Twentysomethings: It's Time to Declare Your Financial Independence

Anne Slaughter
Anne Slaughter

The Fourth of July is one of my favorite holidays (though, I must admit, I prefer it when it's attached to a weekend, not floating on a Wednesday). Who doesn't love a day spent with family, grilling and watching fireworks?

But this year, it has taken on a bit of a different meaning for me. I've been thinking not just of our country's independence, but our own individual declarations of financial independence (or our lack thereof). Blame the recent media rehashing of the ongoing debate over whether women can have it all, kicked off by Anne-Marie Slaughter's cover story in The Atlantic about her decision to leave her job in the State Department.

Anne Slaughter
Anne Slaughter

In that debate, I side squarely with Team Slaughter. She argues that "juggling high-level government work with the needs of two teenage boys was not possible." I don't have experience in government, but I know I've had to skip career opportunities in order to have a happy home life with my own two teenagers (and my husband).

But I also acknowledge -- as does Slaughter -- that it's not possible to make choices like those without financial security and independence. Many, many parents must work long hours to put food on the table for their children. And the next generation is off to a rocky start: In a recent survey of 20-somethings from PNC Bank, only 23% rated themselves as totally independent financially.

So if you feel like your finances are out of your control -- your debt is spiraling, you don't know where your money is going, you're leaning heavily on your parents -- take some time after the barbecue to consider what you can do to win your own independence. Here are a few things you can do to get started:

• Get in the game. When you're part of a couple, you fall into a rhythm. He takes care of the lawn, she cleans the bathrooms. He does the Fourth of July grilling, she makes the potato salad. Something similar happens with finances, and often not in a good way: One person tends to steer the ship, and the other becomes inattentive. If you're the partner who's not at the helm, it's time to change that. Start paying attention to bill paying and money managing. Ask questions. Set up a new arrangement, where you each manage things for six months, then switch. If the unthinkable happens -- death, divorce, severe disability -- you won't be caught unaware of the family's finances.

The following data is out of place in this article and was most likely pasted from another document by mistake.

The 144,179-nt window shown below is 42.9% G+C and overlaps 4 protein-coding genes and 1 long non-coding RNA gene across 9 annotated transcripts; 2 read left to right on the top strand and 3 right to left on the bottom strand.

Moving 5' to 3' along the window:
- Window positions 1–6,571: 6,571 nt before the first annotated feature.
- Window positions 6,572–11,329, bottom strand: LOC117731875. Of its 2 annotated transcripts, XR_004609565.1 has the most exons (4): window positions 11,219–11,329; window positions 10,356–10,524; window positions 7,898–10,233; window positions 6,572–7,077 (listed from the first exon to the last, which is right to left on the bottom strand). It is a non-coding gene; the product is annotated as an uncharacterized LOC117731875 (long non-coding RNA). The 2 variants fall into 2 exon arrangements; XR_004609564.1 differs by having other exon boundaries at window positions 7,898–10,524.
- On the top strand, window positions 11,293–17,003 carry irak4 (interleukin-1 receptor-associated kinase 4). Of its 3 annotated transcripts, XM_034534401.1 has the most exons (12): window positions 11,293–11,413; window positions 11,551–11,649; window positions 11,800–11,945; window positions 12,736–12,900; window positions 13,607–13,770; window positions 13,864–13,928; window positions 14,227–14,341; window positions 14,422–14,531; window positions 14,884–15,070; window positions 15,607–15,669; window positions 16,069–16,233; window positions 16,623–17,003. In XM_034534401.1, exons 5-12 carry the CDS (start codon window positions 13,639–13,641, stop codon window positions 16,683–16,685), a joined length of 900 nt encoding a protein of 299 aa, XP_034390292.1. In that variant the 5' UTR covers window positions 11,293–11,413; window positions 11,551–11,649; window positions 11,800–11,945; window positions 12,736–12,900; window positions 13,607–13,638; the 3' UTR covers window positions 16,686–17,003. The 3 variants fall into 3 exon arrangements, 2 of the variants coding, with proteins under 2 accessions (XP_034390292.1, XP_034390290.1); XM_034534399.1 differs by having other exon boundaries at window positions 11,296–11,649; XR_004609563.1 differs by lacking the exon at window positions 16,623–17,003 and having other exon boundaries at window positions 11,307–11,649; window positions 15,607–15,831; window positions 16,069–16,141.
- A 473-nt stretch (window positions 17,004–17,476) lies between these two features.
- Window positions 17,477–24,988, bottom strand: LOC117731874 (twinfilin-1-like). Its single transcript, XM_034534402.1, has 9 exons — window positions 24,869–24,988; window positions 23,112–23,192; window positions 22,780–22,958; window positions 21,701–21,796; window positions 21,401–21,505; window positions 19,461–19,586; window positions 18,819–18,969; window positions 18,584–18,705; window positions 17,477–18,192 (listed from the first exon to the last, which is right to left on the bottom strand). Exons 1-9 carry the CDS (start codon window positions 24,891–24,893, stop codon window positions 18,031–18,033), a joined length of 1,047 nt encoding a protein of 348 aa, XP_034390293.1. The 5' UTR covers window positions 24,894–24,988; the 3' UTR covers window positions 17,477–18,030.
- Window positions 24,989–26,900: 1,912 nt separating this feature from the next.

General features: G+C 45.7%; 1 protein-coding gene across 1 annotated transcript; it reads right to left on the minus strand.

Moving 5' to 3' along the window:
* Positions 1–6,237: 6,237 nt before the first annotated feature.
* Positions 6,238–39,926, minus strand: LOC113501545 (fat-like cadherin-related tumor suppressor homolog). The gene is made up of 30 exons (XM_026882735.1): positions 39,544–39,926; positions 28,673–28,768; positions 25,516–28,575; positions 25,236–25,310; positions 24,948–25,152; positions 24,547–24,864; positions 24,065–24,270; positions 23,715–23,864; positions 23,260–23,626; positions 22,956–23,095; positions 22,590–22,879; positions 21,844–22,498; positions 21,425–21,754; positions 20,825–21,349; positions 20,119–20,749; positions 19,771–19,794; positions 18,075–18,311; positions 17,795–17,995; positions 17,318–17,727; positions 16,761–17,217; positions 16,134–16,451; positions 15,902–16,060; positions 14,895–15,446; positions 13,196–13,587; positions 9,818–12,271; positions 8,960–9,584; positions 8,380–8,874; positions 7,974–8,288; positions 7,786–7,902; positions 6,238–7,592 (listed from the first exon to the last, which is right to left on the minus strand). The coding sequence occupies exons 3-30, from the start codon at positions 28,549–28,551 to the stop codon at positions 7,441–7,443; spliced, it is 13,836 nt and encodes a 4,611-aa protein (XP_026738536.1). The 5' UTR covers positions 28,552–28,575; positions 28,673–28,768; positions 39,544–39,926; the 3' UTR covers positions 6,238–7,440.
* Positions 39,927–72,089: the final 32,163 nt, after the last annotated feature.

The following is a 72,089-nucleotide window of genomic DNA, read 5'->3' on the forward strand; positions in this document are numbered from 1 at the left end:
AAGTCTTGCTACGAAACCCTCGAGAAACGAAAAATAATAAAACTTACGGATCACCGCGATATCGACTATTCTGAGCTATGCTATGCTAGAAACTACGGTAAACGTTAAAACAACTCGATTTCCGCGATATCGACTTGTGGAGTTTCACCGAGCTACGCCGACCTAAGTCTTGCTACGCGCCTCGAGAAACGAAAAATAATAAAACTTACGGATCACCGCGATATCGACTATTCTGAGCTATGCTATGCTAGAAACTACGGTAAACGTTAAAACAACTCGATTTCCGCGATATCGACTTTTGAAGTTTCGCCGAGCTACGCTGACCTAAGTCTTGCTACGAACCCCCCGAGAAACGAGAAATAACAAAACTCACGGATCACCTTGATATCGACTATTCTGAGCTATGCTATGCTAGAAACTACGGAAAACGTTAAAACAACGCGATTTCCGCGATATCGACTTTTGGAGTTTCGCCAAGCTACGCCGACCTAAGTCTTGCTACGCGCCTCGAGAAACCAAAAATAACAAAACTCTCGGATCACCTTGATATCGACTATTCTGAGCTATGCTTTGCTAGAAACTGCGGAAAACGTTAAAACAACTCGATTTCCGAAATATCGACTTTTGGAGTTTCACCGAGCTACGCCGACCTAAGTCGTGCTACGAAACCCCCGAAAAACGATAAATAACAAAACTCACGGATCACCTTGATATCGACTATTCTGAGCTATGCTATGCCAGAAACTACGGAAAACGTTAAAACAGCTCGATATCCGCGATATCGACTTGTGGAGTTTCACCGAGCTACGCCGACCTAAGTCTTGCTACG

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• Run your numbers, and set up a plan. Often, the root of our money problems is that we don't know where the money is going. Whether you're trying to build up some savings so you can move out of mom and dad's house, or if you want to pay down debt, it helps to track your spending, says Stacy Francis, a New York financial adviser. Then you can put a plan in place to get you where you want to go: If tracking reveals you're burning $200 a month on pay-per-view movies, smartphone data plan overages, and dinners out, trim that spending and put the money you save toward your goal. You'll instantly feel better.

• Steel yourself for the unexpected. That means having an emergency cushion -- even if it's just $1,000, though the smart money recommends having a fund equal to three to six months worth of your usual expenses -- and other protections. "Do you need to stop and think more closely about your insurance?" asks Francis. "What happens if you get hit by a bus tomorrow? What if you are disabled?" Having policies in place -- even if they're just for a minimum amount of coverage - will help you sleep better at night.

• Automate. If you take your eyes off the grill for too long, those burgers are going to burn. But in some cases, you can take your eyes of your finances and actually end up in better shape: Ask your bank to automatically transfer money into your emergency fund and retirement accounts every time you get paid. The money won't pass through your hands, so you can't spend it. You can do the same thing with bill payments, so long as you do periodic spot checks to make sure you're not paying for services you're no longer using.

-- With Arielle O'Shea

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